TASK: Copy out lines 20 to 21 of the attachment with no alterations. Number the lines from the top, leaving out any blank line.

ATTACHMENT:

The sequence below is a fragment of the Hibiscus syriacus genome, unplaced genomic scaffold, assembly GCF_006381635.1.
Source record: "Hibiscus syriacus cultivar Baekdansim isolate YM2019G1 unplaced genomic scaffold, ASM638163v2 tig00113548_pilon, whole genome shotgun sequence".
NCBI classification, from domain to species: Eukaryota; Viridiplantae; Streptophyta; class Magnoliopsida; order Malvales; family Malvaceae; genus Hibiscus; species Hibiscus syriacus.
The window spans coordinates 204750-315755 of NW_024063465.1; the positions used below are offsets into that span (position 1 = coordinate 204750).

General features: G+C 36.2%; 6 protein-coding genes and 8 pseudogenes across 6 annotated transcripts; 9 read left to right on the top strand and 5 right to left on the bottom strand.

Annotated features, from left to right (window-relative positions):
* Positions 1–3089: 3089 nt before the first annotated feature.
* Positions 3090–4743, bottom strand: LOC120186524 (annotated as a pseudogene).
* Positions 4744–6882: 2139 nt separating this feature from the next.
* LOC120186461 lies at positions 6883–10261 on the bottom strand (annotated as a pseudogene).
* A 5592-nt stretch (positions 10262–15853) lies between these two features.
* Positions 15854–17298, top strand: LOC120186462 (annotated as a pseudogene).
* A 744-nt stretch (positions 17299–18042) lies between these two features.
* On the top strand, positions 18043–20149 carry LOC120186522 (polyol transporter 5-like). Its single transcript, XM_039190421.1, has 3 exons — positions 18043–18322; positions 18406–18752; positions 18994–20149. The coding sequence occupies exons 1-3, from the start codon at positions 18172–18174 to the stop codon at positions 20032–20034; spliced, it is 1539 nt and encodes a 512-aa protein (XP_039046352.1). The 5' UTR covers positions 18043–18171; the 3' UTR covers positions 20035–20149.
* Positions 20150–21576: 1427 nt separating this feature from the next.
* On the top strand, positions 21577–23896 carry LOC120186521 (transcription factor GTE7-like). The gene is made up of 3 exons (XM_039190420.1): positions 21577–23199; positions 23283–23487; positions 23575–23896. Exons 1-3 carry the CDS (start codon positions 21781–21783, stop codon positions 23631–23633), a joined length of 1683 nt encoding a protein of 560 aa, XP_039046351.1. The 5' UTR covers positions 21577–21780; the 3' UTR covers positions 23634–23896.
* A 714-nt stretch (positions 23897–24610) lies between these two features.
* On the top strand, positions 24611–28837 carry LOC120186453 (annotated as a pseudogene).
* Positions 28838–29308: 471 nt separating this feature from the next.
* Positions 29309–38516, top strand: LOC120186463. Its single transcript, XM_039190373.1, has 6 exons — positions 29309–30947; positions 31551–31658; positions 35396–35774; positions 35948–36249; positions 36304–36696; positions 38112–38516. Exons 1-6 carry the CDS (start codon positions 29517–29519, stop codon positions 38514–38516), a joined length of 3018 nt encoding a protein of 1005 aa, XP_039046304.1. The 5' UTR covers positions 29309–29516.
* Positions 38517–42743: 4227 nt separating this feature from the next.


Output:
* Positions 29309–38516, top strand: LOC120186463. Its single transcript, XM_039190373.1, has 6 exons — positions 29309–30947; positions 31551–31658; positions 35396–35774; positions 35948–36249; positions 36304–36696; positions 38112–38516. Exons 1-6 carry the CDS (start codon positions 29517–29519, stop codon positions 38514–38516), a joined length of 3018 nt encoding a protein of 1005 aa, XP_039046304.1. The 5' UTR covers positions 29309–29516.
* Positions 38517–42743: 4227 nt separating this feature from the next.